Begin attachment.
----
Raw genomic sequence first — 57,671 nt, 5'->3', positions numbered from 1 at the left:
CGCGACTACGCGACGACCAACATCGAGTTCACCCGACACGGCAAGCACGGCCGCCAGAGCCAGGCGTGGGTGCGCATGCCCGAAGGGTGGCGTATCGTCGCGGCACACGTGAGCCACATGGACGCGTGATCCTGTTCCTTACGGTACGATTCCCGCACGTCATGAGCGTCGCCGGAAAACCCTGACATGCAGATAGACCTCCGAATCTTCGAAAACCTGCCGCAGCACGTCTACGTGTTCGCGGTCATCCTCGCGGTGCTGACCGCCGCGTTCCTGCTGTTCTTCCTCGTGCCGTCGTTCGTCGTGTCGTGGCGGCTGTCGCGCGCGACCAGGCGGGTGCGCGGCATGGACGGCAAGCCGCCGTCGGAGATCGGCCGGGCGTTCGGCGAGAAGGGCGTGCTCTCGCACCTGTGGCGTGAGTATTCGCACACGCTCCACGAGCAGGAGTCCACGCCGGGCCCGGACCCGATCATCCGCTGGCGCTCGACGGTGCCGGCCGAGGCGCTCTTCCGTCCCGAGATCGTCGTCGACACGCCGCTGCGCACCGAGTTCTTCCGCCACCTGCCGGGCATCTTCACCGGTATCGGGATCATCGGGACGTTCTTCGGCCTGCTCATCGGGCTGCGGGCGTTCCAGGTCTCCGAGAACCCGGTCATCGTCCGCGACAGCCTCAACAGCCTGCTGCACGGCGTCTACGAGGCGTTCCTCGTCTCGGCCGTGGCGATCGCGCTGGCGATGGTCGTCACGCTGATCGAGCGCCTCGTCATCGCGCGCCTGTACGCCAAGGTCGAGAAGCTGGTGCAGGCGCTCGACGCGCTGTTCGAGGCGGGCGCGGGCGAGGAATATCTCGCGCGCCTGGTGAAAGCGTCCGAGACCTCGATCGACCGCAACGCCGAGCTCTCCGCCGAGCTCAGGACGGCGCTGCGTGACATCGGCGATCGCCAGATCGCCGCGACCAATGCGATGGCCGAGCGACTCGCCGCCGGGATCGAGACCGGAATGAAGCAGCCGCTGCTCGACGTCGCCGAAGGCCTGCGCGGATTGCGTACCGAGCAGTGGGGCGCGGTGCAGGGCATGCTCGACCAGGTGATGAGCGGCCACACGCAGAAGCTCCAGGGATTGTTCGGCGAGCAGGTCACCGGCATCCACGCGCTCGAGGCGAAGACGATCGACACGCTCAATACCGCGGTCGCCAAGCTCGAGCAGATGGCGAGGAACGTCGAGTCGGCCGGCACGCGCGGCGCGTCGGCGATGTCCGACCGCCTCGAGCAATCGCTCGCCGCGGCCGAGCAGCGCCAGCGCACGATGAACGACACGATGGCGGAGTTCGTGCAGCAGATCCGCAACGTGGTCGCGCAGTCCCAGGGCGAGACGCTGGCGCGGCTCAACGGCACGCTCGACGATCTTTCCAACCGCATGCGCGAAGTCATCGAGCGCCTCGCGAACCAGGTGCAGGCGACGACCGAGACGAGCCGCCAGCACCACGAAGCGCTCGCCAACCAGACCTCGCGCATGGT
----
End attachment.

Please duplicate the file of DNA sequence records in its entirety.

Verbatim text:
Raw genomic sequence first — 57,671 nt, 5'->3', positions numbered from 1 at the left:
CGCGACTACGCGACGACCAACATCGAGTTCACCCGACACGGCAAGCACGGCCGCCAGAGCCAGGCGTGGGTGCGCATGCCCGAAGGGTGGCGTATCGTCGCGGCACACGTGAGCCACATGGACGCGTGATCCTGTTCCTTACGGTACGATTCCCGCACGTCATGAGCGTCGCCGGAAAACCCTGACATGCAGATAGACCTCCGAATCTTCGAAAACCTGCCGCAGCACGTCTACGTGTTCGCGGTCATCCTCGCGGTGCTGACCGCCGCGTTCCTGCTGTTCTTCCTCGTGCCGTCGTTCGTCGTGTCGTGGCGGCTGTCGCGCGCGACCAGGCGGGTGCGCGGCATGGACGGCAAGCCGCCGTCGGAGATCGGCCGGGCGTTCGGCGAGAAGGGCGTGCTCTCGCACCTGTGGCGTGAGTATTCGCACACGCTCCACGAGCAGGAGTCCACGCCGGGCCCGGACCCGATCATCCGCTGGCGCTCGACGGTGCCGGCCGAGGCGCTCTTCCGTCCCGAGATCGTCGTCGACACGCCGCTGCGCACCGAGTTCTTCCGCCACCTGCCGGGCATCTTCACCGGTATCGGGATCATCGGGACGTTCTTCGGCCTGCTCATCGGGCTGCGGGCGTTCCAGGTCTCCGAGAACCCGGTCATCGTCCGCGACAGCCTCAACAGCCTGCTGCACGGCGTCTACGAGGCGTTCCTCGTCTCGGCCGTGGCGATCGCGCTGGCGATGGTCGTCACGCTGATCGAGCGCCTCGTCATCGCGCGCCTGTACGCCAAGGTCGAGAAGCTGGTGCAGGCGCTCGACGCGCTGTTCGAGGCGGGCGCGGGCGAGGAATATCTCGCGCGCCTGGTGAAAGCGTCCGAGACCTCGATCGACCGCAACGCCGAGCTCTCCGCCGAGCTCAGGACGGCGCTGCGTGACATCGGCGATCGCCAGATCGCCGCGACCAATGCGATGGCCGAGCGACTCGCCGCCGGGATCGAGACCGGAATGAAGCAGCCGCTGCTCGACGTCGCCGAAGGCCTGCGCGGATTGCGTACCGAGCAGTGGGGCGCGGTGCAGGGCATGCTCGACCAGGTGATGAGCGGCCACACGCAGAAGCTCCAGGGATTGTTCGGCGAGCAGGTCACCGGCATCCACGCGCTCGAGGCGAAGACGATCGACACGCTCAATACCGCGGTCGCCAAGCTCGAGCAGATGGCGAGGAACGTCGAGTCGGCCGGCACGCGCGGCGCGTCGGCGATGTCCGACCGCCTCGAGCAATCGCTCGCCGCGGCCGAGCAGCGCCAGCGCACGATGAACGACACGATGGCGGAGTTCGTGCAGCAGATCCGCAACGTGGTCGCGCAGTCCCAGGGCGAGACGCTGGCGCGGCTCAACGGCACGCTCGACGATCTTTCCAACCGCATGCGCGAAGTCATCGAGCGCCTCGCGAACCAGGTGCAGGCGACGACCGAGACGAGCCGCCAGCACCACGAAGCGCTCGCCAACCAGACCTCGCGCATGGT